29. ^ a b Yu, Xiaomei; He, Li (2021-01-21). "Aspirin and heparin in the treatment of recurrent spontaneous abortion associated with antiphospholipid antibody syndrome: A systematic review and meta-analysis". Experimental and Therapeutic Medicine. 21 (1): 57. doi:10.3892/etm.2020.9489. ISSN 1792-0981. PMC 7716630. PMID 33365057.
  30. ^ Shi, Ting; Gu, Zhong-Deng; Diao, Qi-zhi (2021-06-25). "Meta-analysis on aspirin combined with low-molecular-weight heparin for improving the live birth rate in patients with antiphospholipid syndrome and its correlation with d-dimer levels". Medicine. 100 (25): e26264. doi:10.1097/MD.0000000000026264. ISSN 0025-7974. PMC 8238312. PMID 34160390.
  31. ^ Gupta, Satish K.; Bansal, Pankaj (June 2010). "Vaccines for immunological control of fertility". Reproductive Medicine and Biology. 9 (2): 61–71. doi:10.1007/s12522-009-0042-9. PMC 5904606. PMID 29699331.
  32. ^ a b Market U, ed. (2005). Immunology of gametes and embryo implantation. Basel: Karger. ISBN 978-3-8055-7951-3.
  33. ^ Rossi, G., Manfrin, A., & Lutolf, M. P. (2018). Progress and potential in organoid research. Nature reviews. Genetics, 19(11), 671–687. https://doi.org/10.1038/s41576-018-0051-9
  34. ^ a b c Alzamil, Lama; Nikolakopoulou, Konstantina; Turco, Margherita Y. (2021). "Organoid systems to study the human female reproductive tract and pregnancy". Cell Death & Differentiation. 28 (1): 35–51. doi:10.1038/s41418-020-0565-5. ISSN 1476-5403. PMC 7852529. PMID 32494027.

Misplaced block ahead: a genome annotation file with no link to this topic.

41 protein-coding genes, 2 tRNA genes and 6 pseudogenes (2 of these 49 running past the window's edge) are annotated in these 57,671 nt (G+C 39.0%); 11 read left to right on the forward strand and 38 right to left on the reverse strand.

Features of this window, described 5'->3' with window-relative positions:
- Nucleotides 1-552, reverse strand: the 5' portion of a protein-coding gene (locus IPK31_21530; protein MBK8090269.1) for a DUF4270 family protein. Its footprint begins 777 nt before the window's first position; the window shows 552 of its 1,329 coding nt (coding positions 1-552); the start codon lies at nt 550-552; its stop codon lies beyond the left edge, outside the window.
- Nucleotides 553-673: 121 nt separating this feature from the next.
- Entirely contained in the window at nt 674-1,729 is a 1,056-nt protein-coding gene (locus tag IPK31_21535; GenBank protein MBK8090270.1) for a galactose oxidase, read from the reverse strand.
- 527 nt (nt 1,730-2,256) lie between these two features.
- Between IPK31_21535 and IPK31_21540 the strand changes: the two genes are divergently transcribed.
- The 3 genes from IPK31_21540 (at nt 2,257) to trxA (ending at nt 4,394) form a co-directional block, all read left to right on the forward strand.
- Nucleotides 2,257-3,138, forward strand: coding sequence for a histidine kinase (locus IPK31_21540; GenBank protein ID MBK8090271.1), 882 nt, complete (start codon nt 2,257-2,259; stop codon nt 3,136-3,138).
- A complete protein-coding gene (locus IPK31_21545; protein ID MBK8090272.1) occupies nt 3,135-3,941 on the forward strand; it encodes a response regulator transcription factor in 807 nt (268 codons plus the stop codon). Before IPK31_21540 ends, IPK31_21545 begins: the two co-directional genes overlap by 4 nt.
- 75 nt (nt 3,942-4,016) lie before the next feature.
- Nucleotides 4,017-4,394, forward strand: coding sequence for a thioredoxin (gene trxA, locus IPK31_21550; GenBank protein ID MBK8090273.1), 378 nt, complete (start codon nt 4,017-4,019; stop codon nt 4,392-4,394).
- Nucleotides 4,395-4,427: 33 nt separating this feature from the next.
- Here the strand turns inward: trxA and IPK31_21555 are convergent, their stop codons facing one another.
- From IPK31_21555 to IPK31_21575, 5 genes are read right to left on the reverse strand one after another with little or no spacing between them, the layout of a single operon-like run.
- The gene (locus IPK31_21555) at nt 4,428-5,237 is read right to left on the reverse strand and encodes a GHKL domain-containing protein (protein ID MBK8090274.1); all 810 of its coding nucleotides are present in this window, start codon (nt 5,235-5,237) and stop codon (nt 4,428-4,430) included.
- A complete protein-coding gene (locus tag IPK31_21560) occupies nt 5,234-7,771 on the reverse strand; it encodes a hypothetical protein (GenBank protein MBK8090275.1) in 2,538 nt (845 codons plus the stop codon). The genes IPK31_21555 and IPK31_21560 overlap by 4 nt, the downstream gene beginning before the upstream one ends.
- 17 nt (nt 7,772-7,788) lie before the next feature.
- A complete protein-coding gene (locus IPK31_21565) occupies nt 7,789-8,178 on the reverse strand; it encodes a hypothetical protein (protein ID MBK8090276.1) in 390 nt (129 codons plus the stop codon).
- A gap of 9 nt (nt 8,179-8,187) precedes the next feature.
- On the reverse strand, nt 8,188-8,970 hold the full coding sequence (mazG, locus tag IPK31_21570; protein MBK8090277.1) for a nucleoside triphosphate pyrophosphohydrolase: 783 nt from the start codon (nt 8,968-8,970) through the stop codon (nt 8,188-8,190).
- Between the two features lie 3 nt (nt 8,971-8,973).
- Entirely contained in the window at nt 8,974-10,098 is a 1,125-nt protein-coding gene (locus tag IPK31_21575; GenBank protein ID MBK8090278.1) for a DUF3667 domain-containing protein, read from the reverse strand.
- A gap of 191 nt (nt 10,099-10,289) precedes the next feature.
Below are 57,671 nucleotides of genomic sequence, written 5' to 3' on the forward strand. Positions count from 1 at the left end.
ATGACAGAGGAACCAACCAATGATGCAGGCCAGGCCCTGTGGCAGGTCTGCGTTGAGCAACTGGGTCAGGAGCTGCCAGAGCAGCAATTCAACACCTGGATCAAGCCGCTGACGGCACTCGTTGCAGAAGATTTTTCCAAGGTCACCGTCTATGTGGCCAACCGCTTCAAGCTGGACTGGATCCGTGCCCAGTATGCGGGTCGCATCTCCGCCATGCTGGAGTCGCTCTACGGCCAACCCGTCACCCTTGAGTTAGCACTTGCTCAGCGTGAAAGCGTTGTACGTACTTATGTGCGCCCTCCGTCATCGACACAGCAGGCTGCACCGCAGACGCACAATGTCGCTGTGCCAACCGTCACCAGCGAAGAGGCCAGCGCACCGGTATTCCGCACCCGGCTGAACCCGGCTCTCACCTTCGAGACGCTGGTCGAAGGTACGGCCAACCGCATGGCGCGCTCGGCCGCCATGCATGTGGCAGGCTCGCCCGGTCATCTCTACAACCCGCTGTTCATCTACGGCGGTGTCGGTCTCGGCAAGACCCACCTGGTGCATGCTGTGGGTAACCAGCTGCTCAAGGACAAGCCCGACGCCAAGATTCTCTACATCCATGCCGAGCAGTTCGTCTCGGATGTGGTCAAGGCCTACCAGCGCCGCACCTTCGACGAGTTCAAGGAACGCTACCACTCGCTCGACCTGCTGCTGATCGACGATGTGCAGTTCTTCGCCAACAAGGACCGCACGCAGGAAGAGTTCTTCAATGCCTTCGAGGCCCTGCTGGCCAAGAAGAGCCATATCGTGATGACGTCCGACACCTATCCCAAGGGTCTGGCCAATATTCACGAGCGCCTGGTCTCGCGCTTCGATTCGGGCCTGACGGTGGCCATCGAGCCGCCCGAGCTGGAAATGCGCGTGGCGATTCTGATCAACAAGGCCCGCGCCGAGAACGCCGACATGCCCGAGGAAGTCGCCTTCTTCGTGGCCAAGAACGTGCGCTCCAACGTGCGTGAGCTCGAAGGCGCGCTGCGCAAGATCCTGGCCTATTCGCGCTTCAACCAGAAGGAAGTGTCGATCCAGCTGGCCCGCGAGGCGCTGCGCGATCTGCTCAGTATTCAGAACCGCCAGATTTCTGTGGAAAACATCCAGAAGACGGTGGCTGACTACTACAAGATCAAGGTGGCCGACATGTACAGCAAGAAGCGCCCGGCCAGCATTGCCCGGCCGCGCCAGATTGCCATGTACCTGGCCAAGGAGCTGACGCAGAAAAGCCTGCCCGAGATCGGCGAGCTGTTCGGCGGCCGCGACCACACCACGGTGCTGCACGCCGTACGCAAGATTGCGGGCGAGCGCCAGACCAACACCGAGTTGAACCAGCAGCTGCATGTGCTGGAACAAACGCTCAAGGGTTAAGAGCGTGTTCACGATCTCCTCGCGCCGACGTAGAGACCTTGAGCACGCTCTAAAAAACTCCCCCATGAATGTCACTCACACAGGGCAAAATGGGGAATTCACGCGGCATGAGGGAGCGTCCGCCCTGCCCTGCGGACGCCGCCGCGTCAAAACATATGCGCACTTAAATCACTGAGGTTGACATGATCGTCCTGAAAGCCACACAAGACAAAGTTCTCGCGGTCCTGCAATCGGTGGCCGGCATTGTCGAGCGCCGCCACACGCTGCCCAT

35. ^ a b c Vazquez, Jessica; Ong, Irene M; Stanic, Aleksandar K. (2019). "Single-Cell Technologies in Reproductive Immunology". American Journal of Reproductive Immunology. 82 (3): e13157. doi:10.1111/aji.13157. ISSN 1046-7408. PMC 6697222. PMID 31206899.
  36. ^ Spence, Toni; Allsopp, Philip J.; Yeates, Alison J.; Mulhern, Maria S.; Strain, J. J.; McSorley, Emeir M. (23 February 2021). "Maternal Serum Cytokine Concentrations in Healthy Pregnancy and Preeclampsia". Journal of Pregnancy. 2021: 1–33. doi:10.1155/2021/6649608. PMC 7925069. PMID 33680514.
  37. ^ Georgiou, Harry M.; Thio, Yulinda S.; Russell, Chris; Permezel, Michael; Heng, Yujing J.; Lee, Stephen; Tong, Stephen (May 2011). "Association between maternal serum cytokine profiles at 7-10 weeks' gestation and birthweight in small for gestational age infants". American Journal of Obstetrics and Gynecology. 204 (5): 415.e1–415.e12. doi:10.1016/j.ajog.2010.12.005. PMID 21292229.
  38. ^ Goines, Paula E; Croen, Lisa A; Braunschweig, Daniel; Yoshida, Cathleen K; Grether, Judith; Hansen, Robin; Kharrazi, Martin; Ashwood, Paul; Van de Water, Judy (December 2011). "Increased midgestational IFN-γ, IL-4 and IL-5 in women bearing a child with autism: A case-control study". Molecular Autism. 2 (1): 13. doi:10.1186/2040-2392-2-13. PMC 3170586. PMID 21810230.
  39. ^ Gilman, S E; Cherkerzian, S; Buka, S L; Hahn, J; Hornig, M; Goldstein, J M (May 2016). "Prenatal immune programming of the sex-dependent risk for major depression". Translational Psychiatry. 6 (5): e822. doi:10.1038/tp.2016.91. PMC 5545649. PMID 27244231.